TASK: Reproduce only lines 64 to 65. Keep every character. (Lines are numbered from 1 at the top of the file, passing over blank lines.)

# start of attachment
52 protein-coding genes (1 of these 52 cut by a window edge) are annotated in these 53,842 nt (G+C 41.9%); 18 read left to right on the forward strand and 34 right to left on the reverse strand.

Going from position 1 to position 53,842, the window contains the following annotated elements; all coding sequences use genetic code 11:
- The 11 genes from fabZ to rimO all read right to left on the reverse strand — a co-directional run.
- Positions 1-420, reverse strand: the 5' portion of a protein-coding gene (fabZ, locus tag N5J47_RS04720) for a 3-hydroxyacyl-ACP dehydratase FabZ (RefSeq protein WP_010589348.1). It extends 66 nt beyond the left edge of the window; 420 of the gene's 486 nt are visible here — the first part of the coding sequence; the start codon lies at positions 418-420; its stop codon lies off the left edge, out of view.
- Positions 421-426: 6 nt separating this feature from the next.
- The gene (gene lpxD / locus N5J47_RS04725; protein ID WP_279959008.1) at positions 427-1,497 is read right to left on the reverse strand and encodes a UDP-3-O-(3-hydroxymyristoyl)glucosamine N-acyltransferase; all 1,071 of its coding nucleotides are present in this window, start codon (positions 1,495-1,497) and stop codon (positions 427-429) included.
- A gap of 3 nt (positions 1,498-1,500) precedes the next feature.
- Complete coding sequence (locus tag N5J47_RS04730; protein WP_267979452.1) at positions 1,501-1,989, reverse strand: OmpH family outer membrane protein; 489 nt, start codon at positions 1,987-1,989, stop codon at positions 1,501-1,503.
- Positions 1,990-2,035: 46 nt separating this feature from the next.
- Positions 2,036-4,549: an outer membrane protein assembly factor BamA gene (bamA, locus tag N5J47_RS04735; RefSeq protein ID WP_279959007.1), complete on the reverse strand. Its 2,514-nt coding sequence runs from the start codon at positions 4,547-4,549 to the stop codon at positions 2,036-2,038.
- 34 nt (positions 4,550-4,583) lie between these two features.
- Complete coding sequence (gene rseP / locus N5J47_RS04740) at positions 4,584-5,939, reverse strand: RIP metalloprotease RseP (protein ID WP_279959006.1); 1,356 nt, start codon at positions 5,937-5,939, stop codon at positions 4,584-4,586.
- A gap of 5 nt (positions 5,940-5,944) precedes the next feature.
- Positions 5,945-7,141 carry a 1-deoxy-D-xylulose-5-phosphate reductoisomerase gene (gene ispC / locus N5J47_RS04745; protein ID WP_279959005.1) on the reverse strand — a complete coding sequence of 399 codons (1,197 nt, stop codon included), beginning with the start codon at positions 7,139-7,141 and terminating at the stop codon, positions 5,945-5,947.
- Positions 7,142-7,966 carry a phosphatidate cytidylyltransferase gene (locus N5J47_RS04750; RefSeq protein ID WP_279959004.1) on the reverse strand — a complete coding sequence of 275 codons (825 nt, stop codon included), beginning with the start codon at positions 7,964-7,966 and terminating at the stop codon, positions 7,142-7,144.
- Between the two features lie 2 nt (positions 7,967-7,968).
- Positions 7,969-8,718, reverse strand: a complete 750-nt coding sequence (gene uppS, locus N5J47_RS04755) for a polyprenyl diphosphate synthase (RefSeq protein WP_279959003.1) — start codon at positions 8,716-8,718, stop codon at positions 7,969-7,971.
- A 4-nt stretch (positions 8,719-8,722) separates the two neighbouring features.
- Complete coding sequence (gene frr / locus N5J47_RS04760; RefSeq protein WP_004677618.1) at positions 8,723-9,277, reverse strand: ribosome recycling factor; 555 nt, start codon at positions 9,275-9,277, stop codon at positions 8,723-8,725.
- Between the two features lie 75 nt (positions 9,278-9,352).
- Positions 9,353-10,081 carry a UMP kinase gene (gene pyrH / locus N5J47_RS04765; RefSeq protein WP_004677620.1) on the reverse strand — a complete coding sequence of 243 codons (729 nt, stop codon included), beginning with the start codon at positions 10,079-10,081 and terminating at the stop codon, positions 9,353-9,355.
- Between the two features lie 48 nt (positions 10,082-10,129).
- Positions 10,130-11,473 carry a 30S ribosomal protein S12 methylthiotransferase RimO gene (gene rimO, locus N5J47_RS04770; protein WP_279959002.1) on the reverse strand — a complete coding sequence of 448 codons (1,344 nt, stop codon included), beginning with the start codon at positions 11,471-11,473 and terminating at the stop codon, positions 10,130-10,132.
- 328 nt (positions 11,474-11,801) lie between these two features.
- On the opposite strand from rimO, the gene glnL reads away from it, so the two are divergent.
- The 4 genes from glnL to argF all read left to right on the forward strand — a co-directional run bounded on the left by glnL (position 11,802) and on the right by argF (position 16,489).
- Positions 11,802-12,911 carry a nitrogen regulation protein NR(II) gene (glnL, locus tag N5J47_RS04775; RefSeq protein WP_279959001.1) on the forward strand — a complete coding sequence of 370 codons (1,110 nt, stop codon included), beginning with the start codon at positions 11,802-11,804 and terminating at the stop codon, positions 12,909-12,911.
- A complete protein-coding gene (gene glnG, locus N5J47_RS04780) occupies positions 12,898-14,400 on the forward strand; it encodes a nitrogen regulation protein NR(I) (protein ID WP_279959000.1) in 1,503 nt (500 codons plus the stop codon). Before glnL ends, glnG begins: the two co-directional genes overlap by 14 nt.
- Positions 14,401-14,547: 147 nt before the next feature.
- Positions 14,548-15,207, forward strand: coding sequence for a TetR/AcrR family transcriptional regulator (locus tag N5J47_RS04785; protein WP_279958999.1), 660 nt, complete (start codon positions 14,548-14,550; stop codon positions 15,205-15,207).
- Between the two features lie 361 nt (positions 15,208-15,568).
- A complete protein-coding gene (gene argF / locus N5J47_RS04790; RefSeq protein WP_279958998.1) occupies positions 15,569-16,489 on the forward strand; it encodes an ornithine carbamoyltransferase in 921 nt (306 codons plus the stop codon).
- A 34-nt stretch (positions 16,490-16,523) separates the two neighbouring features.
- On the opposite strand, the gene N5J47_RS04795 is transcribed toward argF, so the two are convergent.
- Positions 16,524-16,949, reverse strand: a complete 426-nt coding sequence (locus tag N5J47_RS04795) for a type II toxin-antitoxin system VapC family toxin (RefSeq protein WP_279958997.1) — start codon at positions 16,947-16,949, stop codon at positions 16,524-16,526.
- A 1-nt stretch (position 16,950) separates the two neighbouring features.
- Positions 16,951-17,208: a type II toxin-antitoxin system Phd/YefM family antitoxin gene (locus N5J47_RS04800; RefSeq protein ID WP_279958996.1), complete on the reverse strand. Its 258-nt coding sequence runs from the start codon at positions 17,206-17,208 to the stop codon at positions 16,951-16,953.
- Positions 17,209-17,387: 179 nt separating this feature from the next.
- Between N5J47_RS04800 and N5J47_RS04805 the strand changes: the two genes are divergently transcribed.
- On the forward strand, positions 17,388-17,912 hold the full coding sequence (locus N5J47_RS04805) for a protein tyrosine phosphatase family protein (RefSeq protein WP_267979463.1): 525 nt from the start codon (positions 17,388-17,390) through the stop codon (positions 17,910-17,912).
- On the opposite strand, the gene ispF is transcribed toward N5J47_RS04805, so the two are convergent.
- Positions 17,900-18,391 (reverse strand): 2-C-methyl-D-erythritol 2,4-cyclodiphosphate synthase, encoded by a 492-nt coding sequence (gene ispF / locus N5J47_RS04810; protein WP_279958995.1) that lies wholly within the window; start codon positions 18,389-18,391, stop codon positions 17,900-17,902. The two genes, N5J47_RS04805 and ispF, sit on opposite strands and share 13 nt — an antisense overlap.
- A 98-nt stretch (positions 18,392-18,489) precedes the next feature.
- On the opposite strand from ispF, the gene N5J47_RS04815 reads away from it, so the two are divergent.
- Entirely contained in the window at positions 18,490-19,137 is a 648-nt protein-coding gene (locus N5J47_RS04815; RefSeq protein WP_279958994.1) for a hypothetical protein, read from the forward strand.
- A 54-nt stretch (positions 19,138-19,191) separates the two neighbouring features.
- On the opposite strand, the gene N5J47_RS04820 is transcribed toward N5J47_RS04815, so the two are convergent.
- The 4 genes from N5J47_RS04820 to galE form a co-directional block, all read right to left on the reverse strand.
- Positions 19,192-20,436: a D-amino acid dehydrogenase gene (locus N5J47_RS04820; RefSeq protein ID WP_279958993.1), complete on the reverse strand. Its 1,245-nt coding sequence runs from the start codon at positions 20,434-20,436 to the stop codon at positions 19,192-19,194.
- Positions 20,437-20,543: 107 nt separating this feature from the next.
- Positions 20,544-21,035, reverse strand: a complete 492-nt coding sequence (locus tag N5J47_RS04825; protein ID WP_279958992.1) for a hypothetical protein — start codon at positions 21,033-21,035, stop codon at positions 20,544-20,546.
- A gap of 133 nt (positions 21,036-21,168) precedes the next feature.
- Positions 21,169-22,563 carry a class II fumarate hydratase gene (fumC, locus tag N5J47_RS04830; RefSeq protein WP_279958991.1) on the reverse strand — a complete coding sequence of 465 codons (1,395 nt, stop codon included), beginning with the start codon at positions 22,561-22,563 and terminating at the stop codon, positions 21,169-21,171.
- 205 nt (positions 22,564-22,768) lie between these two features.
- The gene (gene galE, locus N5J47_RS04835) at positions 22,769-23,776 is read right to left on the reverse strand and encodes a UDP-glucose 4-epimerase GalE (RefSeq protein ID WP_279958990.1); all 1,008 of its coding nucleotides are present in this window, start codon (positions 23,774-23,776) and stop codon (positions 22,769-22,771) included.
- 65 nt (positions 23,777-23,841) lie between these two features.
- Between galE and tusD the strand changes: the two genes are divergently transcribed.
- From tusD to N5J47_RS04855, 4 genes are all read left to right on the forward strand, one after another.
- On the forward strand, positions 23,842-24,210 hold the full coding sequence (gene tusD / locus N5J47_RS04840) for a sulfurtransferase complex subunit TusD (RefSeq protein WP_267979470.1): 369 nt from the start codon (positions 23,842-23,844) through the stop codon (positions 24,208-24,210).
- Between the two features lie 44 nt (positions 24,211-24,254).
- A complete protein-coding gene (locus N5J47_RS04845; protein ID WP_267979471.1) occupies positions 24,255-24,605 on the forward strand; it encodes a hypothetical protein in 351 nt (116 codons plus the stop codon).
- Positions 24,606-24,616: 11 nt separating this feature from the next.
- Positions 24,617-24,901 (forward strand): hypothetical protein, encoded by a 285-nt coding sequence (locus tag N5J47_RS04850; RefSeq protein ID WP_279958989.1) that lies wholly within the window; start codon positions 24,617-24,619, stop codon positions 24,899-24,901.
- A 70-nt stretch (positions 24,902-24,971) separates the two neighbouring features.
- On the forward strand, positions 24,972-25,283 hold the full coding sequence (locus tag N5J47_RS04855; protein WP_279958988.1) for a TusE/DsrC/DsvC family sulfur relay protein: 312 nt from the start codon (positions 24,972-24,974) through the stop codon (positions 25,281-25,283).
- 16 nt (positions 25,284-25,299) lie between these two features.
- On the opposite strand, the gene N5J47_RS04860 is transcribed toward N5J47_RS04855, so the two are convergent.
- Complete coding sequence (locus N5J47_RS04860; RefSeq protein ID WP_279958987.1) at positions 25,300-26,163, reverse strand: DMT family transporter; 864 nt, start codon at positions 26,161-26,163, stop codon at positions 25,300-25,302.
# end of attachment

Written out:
- A 70-nt stretch (positions 24,902-24,971) separates the two neighbouring features.
- On the forward strand, positions 24,972-25,283 hold the full coding sequence (locus tag N5J47_RS04855; protein WP_279958988.1) for a TusE/DsrC/DsvC family sulfur relay protein: 312 nt from the start codon (positions 24,972-24,974) through the stop codon (positions 25,281-25,283).